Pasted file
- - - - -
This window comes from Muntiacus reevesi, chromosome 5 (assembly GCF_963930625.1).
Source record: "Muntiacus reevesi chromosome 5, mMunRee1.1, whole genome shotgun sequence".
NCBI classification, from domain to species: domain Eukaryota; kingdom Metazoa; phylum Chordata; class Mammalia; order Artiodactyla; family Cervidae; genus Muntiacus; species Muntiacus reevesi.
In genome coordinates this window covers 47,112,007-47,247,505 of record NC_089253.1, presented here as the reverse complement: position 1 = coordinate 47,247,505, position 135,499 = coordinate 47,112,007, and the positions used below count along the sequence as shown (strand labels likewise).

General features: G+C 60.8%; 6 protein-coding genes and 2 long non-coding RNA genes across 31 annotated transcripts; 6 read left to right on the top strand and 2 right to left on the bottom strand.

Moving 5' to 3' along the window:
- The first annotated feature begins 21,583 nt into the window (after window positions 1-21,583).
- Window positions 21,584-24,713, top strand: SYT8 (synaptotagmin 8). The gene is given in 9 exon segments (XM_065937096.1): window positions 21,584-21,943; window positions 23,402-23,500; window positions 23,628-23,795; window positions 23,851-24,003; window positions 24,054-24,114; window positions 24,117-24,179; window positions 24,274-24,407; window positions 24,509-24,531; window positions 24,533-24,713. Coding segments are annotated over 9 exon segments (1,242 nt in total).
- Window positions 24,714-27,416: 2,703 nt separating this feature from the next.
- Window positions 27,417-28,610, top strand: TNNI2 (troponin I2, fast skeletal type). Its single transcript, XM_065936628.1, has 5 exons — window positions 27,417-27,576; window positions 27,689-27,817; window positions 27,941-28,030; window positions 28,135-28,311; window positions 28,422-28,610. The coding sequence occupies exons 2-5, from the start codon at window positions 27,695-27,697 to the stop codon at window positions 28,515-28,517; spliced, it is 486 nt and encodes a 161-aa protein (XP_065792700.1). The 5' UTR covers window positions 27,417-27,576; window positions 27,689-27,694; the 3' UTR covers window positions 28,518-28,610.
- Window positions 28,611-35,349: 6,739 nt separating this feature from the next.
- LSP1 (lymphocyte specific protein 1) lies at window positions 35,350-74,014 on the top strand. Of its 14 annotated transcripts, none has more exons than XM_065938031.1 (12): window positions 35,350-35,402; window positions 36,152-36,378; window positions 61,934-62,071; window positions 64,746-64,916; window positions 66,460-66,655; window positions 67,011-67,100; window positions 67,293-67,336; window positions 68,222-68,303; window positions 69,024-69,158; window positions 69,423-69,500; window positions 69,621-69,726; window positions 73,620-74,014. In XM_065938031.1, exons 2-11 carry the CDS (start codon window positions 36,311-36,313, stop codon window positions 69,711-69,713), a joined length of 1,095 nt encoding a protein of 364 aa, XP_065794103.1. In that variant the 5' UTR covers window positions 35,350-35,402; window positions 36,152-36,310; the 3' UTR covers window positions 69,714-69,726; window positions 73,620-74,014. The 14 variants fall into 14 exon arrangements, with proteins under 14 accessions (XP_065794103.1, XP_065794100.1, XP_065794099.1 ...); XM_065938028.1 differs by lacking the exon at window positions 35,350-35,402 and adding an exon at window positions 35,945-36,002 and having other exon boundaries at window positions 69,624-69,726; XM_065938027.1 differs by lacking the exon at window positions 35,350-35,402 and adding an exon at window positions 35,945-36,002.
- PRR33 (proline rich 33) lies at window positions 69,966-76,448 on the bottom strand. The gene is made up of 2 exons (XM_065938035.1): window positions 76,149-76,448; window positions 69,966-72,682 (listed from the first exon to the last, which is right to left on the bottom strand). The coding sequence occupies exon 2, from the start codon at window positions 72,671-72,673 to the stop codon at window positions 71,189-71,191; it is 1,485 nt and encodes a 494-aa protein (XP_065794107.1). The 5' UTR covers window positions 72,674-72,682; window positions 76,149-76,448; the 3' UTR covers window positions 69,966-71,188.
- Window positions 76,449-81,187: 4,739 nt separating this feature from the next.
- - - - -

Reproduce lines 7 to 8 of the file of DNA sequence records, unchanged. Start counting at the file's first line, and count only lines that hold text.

- The first annotated feature begins 21,583 nt into the window (after window positions 1-21,583).
- Window positions 21,584-24,713, top strand: SYT8 (synaptotagmin 8). The gene is given in 9 exon segments (XM_065937096.1): window positions 21,584-21,943; window positions 23,402-23,500; window positions 23,628-23,795; window positions 23,851-24,003; window positions 24,054-24,114; window positions 24,117-24,179; window positions 24,274-24,407; window positions 24,509-24,531; window positions 24,533-24,713. Coding segments are annotated over 9 exon segments (1,242 nt in total).